Textbook Notes (359,268)
Canada (156,147)
ECON 295 (70)
Chapter

Econ 295 - Readings 19-22

15 Pages
190 Views
Unlock Document

School
McGill University
Department
Economics (Arts)
Course
ECON 295
Professor
Christopher Ragan
Semester
Winter

Description
CHAPTER 19 Macroeconomics study of the determination of economic aggregates such as total output total employment the price level and the rate of economic growth How the economy behaves I broad outline without dwelling on much of the detail that occurs in markets for individual productsAllows us to view the big picture A full understanding of macroeconomics requires understanding the nature of shortrun fluctuations as well as the nature of longrun economic growth Two different streams of research in macroeconomics Based explicitly on microeconomic foundations Optimizers Based implicitly on microeconomic foundations Behaviours The most comprehensive measure of nations overall level of economic activity is the value of its total production of goods and services called national product The production of output generates income National product is by definition equal to National income National Income both the value of total output and the value of the income claims generated by the production of that output To measure total output quantities of many different goods are aggregatedAdd up the values of the different products Sum the values across all different goods produced in the economy to give us the quantity of total output measured in dollars Results inNominal National Income total national income measured in current dollars Current Dollar National IncomeCurrentDollar National IncomeChange is caused by a change in either the physical quantities or the prices on which it is based Real National Income Ynational income measured in constant baseperiod dollars It changes only when quantities changeConstantDollar National IncomeUsed to evaluate the extent of the change in quantities or pricesMeasures the value of individual outputs not at current prices but at a set of prices that prevailed in some base period Gross Domestic Product GDPone of the most common measures of national income Can be measured in either real or nominal terms Real output has increased fourfold since 1965Long Term Economic Growth Business Cycle fluctuations of national income around its trend value that follow a more or less wavelike patternContinual ebb and Flow of business activity that occurs around the LR trendCan last for several yearsSystematic enough to identify common factors National output represents what the economy actually produces Potential output Yreal GDP the economy would produce if all its productive resourcesland labour productive capacitywere employed at their normal levels of utilizationFull Employment Output Output Gap actual national income minus potential national incomeYYWhen YYgap measures market value of goods and services that are not produced because the economys resources are not fully employed o Recessionary GapWhen YYgap measures market value of production in excess of what the economy can produce on a sustained basis o Upward pressure on prices o Inflationary Gap Recession downturn in the level of economy activity Often defined precisely as two consecutive quarters in which real GDP fallsAssociated with unemployment and lost output Economic growth does not entail that every individual is better off it is a huge generalization Employment number of persons 15 who have jobs Unemployment number of persons 15 who are not employed and are actively searching for a job Labour Force number of persons employed plus number of persons unemployed Unemployment Rate unemployment expressed as a percentage of the labour force denoted UUnemployment Rate UnemployedLabour ForceIn Canada estimated by the Labour Force Survey conducted by Stats Canada When economy is at potential GDPFull Employment Frictional Unemployment caused by the normal turnover of labour Structural Unemployment caused by a mismatch in the demand and supply of labour unemployed individuals do not meet requirement of available jobs Even when the economy is at full employment some unemployment exists because of natural turnover in the labour market and mismatch between jobs and workersFull Employment is said to occur when the only unemployment is frictional and structural Cyclical Unemployment neither structural nor frictional Seasonal UnemploymentUnemployment involves economic waste and human suffering Human effort is the least durable of economic commodities Employment InsuranceSocial Assistance welfareSafety Net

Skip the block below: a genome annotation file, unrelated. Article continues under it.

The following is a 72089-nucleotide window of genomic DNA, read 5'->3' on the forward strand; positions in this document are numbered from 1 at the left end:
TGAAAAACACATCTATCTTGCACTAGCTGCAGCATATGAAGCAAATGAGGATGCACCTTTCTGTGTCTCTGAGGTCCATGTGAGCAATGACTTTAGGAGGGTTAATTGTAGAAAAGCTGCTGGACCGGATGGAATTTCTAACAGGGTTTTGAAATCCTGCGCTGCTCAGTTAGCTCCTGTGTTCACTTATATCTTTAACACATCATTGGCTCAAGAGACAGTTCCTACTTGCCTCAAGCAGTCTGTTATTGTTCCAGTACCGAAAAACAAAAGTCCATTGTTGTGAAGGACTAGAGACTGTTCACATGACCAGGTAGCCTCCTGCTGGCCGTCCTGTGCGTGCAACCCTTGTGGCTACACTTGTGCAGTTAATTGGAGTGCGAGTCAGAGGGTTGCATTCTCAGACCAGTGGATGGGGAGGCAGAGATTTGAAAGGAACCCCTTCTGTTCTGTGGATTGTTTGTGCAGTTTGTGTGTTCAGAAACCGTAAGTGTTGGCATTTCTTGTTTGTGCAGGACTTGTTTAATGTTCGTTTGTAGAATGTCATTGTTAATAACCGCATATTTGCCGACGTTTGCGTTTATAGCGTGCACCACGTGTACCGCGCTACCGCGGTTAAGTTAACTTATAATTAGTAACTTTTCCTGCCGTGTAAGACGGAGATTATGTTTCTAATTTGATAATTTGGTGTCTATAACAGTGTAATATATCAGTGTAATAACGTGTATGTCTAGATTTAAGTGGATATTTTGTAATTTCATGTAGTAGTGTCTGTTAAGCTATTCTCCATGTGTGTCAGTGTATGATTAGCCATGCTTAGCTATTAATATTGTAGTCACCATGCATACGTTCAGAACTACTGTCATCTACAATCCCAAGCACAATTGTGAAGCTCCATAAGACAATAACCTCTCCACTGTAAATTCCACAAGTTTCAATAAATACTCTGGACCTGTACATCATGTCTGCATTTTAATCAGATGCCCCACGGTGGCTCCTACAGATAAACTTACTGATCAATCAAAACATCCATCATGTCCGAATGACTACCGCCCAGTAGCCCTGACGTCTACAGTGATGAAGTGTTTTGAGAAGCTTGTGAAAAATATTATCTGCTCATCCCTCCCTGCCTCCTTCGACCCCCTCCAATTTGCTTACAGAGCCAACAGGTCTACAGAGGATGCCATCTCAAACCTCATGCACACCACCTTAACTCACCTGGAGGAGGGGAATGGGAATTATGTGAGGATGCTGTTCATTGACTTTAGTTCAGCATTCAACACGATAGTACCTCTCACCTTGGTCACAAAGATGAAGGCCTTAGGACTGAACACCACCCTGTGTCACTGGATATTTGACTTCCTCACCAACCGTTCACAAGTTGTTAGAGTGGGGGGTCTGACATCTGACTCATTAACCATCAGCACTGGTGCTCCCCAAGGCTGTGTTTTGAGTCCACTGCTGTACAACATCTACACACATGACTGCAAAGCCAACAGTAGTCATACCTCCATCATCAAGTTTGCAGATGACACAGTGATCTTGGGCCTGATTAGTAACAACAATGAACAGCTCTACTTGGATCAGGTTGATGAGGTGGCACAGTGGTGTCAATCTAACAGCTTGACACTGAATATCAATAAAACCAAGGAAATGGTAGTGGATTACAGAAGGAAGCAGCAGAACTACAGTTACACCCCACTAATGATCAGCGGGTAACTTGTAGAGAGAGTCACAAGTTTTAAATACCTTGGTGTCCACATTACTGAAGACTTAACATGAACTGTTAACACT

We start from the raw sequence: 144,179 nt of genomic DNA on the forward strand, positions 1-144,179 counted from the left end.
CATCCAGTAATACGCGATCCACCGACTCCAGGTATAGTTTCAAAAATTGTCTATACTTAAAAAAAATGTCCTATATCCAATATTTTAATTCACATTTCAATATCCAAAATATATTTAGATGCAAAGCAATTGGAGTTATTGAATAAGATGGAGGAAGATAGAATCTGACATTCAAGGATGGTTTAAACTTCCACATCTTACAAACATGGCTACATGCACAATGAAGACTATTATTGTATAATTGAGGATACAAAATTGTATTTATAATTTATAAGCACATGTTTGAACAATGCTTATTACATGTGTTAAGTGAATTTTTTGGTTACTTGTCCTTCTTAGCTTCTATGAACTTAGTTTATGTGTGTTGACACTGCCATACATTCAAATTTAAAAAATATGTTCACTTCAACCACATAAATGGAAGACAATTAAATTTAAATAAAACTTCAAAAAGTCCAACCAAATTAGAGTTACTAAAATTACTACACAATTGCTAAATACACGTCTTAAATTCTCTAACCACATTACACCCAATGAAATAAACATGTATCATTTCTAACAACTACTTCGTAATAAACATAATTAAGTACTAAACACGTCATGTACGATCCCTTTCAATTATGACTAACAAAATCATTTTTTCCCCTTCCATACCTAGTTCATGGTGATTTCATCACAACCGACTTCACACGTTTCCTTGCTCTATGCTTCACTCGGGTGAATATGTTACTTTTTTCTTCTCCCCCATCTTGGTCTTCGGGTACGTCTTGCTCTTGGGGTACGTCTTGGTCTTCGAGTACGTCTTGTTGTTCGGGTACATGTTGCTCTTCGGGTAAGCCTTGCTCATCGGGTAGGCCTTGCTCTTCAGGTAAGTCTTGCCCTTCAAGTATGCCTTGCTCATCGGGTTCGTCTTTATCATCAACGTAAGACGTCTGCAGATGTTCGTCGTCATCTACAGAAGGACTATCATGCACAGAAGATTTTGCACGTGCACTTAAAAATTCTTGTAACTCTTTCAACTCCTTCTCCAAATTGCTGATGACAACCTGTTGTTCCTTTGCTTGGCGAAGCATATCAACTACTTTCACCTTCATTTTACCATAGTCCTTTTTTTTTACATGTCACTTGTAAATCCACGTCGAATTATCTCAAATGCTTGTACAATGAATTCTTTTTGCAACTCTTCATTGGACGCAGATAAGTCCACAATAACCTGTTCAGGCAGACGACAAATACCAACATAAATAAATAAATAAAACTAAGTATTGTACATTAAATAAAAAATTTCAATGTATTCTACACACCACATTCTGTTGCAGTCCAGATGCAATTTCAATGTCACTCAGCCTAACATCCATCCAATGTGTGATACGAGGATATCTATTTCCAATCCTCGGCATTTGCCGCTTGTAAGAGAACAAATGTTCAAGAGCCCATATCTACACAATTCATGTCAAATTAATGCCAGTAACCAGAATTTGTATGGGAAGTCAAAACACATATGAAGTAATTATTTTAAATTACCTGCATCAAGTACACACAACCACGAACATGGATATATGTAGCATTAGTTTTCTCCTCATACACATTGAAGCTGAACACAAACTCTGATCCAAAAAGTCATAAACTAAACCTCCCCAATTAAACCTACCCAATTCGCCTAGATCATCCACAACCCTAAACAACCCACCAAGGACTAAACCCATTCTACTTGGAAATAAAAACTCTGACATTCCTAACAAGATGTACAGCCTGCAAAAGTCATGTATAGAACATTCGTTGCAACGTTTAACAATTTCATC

More Less

Related notes for ECON 295

Log In


OR

Don't have an account?

Join OneClass

Access over 10 million pages of study
documents for 1.3 million courses.

Sign up

Join to view


OR

By registering, I agree to the Terms and Privacy Policies
Already have an account?
Just a few more details

So we can recommend you notes for your school.

Reset Password

Please enter below the email address you registered with and we will send you a link to reset your password.

Add your courses

Get notes from the top students in your class.

Submit